The quality of basic education in Brazil is far below international average

Perhaps because of this omission gap, at least partially, progress of the Brazilian educational indicators has been so modest (OECD, 2013[3]), albeit positive, with maintenance of the gap relative to countries with a more aggressive stance in this particular issue, such as Finland, Poland, Singapore, South Korea and others (Figure 20.2A). In the case of health, public policies not only invest on material improvements (sanitation, hospital attendance, nutritional balance, for instance), but also in science and innovation capable of creating new options, original and competitive in the international scenario (such as new therapies for degenerative diseases and new vaccines for infectious diseases). Differently, in the case of education, investment is exclusively focused on material improvements (more schools, better salaries for teachers), which are necessary, but insufficient to accelerate the growth of Brazilian indicators at rates faster and more competitive, that would allow the country at least to reach the educational development rates of central countries in less time (Figure 20.2B-D).

Perception of this shortcoming is just starting, in Brazil as much as among the international scientific community (Meltzoff et al., 2009[4]; Sigman et al., 2014[5]) albeit just in a few countries that have created incipient initiatives in the form of Science of Learning Centers – among them the United States (NSF, n.d.[6]), Australia (SLRC, n.d.[7]) and China (Asia Society, n.d.[8]). Very recently, in February 2016, the Japanese National Science Council organised a meeting of 12 Academies of Sciences of different countries, including the Brazilian Academy of Sciences, in which one of the approved documents mentions explicitly the need to invest in this aspect of science (Statement, 2016[9]). The document was forwarded as a proposal to the G-8 meeting of international leaders that took place in May 2016 in Japan.

Figure 20.2. PISA: The Brazilian performance and the future
Figure 20.2. PISA: The Brazilian performance and the future

Note: Different prospective scenarios for Brazilian Education. Ordinates depict the PISA average indexes for reading, mathematics and sciences. In A, a conservative scenario with low investment both on educational policies and on funding (conservative educational policies). B shows a more positive scenario in which political will for new educational policies add to increased funding (summative educational policies). C depicts an even more positive scenario, on which translational Science for Education increases even more the Brazilian growth derivative (multiplicative educational policies). Finally, D takes into account the possibility that Science for Education becomes adopted more widely and implemented by most top developed countries, increasing their growth accordingly.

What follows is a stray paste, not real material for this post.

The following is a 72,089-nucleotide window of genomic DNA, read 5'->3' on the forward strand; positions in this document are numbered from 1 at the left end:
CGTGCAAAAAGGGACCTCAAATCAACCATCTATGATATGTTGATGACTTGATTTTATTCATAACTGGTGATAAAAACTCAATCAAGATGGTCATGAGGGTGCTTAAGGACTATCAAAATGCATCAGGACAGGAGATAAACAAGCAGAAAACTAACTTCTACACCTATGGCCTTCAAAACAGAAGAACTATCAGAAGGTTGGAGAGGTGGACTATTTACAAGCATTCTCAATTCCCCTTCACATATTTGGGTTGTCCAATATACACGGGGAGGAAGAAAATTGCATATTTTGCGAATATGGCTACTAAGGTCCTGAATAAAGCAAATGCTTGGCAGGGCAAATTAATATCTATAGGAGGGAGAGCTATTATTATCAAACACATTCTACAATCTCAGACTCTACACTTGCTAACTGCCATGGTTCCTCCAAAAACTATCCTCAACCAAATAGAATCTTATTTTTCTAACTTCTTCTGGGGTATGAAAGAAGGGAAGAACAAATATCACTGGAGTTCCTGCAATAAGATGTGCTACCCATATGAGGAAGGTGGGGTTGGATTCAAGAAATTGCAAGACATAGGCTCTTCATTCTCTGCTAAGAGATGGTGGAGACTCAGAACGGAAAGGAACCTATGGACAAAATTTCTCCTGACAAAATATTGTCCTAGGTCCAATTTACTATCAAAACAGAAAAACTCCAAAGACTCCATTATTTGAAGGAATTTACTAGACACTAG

The potential contribution of the different scientific disciplines to education, nonetheless, is becoming undisputable. Gradually, more and more, Neuroscience manages to unravel brain connectivity and the dynamics of functional interaction between the brain, behaviour and the environment (Mišić and Sporns, 2016[10]), as well as the pathways of nervous system development and plasticity (Tovar-Moll and Lent, 2016[11]) that make the brain capable of moulding, adapting and modulating its development in response to external stimuli. Mathematics develops algorithms and models capable of describing and reproducing cognitive processing, a knowledge that transfers to computer science with an aim at creating machines that change their performance by learning from the inputs (Ghahramani, 2015[12]). Moreover, molecular and cell biology advance in understanding the interactions between molecules and cells of different organic systems, during learning and social interchange (Kandel, 2012[13]; Liu et al., 2014[14]). And developmental biology allows understanding embryogenesis and child development and their disorders (Homberg et al., 2016[15]), both their genetic and epigenetic determinants, as well as other environmental influences. This multidisciplinary development has created processes and tools that accelerate learning (especially in the area of educational applications and software of extensive social diffusion), with a high potential of use in great scale. Besides, it has stimulated the work of the Social and Economic Sciences, in the effort to unravel macro- and microeconomic determinants that may underpin public policies (Doyle et al., 2009[16]).